Thursday Nov 6

After a very windy night (but not as windy as Camp 1 where we were forced to all sleep in one tent and were almost blown away) we got up at 5am. The sky was rather sunny and the wind had died down. It was time to go although it always manages to take an hour and a half to get ready (packing, melting snow for water and preparing a strong breakfast, undoing tent, redoing bags and sleds, …). We still had not decided which pass to take so Bertrand, our cameraman but also a very accomplished climber, proposed to check a couple of options while we finish getting ready. When he came back we decide to take the pass we had originally planned on based on his discovery that the other one was much further away.
The passage of the pass was very windy, which is typical, and the slope getting to it quite steep but we all make it without too much trouble.
The remainder of the climb down to Fortuna Bay was a series of patches of snow and rocks and tiny water flows that had to be crossed. This would not have been much of a problem with lighter equipment, but with our sleds it was much more of an ordeal.  We helped each other lower the sleds with ropes and together carry them across rocky areas.  In any event, we were glad that we had not attempted to finish this section the night before: we were tired, it was getting dark and we would have had to do everything with headlamps - not worth the risk. This is neither a re-enactment nor a competition.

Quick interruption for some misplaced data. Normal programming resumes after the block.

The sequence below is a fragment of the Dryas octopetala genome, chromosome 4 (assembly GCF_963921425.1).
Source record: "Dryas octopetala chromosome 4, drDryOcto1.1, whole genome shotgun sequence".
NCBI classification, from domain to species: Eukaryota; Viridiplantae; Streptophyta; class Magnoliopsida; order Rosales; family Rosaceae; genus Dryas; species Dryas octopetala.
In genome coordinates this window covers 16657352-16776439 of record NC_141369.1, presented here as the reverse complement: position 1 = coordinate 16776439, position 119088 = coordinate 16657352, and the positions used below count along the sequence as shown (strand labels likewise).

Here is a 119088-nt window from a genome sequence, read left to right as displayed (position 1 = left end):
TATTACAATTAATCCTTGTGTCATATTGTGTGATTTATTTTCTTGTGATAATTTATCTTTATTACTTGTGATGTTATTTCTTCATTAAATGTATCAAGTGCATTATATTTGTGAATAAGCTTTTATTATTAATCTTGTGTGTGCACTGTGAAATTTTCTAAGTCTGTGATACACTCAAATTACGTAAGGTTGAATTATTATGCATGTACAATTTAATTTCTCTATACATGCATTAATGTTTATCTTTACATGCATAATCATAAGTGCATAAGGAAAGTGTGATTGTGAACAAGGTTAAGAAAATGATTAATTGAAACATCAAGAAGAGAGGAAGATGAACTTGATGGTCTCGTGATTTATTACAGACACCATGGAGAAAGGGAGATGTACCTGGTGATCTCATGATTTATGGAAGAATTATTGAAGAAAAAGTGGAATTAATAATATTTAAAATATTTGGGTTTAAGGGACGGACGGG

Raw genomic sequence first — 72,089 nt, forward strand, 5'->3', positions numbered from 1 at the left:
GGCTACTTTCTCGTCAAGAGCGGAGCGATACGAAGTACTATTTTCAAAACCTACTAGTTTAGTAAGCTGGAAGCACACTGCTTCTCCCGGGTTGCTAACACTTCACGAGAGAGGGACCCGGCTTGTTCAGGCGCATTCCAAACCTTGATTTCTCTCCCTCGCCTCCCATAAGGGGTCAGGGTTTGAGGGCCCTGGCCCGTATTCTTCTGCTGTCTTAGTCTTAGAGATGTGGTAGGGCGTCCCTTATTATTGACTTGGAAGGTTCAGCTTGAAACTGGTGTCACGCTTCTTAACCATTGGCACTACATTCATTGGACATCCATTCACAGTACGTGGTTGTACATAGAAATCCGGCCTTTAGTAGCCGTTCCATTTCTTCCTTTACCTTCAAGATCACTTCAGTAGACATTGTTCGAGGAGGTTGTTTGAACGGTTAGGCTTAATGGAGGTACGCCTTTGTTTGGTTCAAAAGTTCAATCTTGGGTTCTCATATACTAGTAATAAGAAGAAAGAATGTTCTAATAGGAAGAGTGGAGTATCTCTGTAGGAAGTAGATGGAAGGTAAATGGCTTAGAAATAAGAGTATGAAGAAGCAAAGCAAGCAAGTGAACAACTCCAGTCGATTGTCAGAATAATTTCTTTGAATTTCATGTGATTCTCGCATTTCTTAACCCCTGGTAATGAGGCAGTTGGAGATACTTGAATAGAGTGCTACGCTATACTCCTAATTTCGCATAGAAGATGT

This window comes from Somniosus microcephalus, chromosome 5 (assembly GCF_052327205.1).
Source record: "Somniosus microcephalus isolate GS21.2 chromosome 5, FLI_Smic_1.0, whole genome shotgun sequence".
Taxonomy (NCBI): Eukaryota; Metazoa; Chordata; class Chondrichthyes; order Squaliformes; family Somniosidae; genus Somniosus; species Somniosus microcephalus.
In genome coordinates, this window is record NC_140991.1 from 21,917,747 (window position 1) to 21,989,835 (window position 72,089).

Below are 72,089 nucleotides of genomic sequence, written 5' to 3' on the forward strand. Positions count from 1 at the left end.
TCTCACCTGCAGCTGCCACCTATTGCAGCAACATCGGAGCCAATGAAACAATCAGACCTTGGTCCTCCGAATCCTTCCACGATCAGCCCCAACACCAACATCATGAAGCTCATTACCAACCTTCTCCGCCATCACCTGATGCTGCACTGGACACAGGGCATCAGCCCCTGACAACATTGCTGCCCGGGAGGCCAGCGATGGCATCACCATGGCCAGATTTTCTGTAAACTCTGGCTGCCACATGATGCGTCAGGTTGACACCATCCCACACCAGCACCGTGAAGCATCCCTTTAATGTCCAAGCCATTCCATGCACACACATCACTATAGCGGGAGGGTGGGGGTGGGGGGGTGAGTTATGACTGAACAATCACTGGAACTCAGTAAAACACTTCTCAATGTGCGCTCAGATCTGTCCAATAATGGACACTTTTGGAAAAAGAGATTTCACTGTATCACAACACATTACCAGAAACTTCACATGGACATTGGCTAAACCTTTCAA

Eventually we made it to the ‘beach’ of Fortuna Bay after more than three hours of strenuous effort. Penguins and seals are waiting for us and the Australis, our support boat, was anchored in the bay.
We finally ended the most important leg of our crossing and congratulate ourselves on the beach.

Approaching Breakwind Pass

Keith and Ollie, the British soldiers, crossing Breakwind Pass

Going down Breakwind Pass

Approaching Fortuna Beach

Arrived! With my sled – and the welcome committee in the background.

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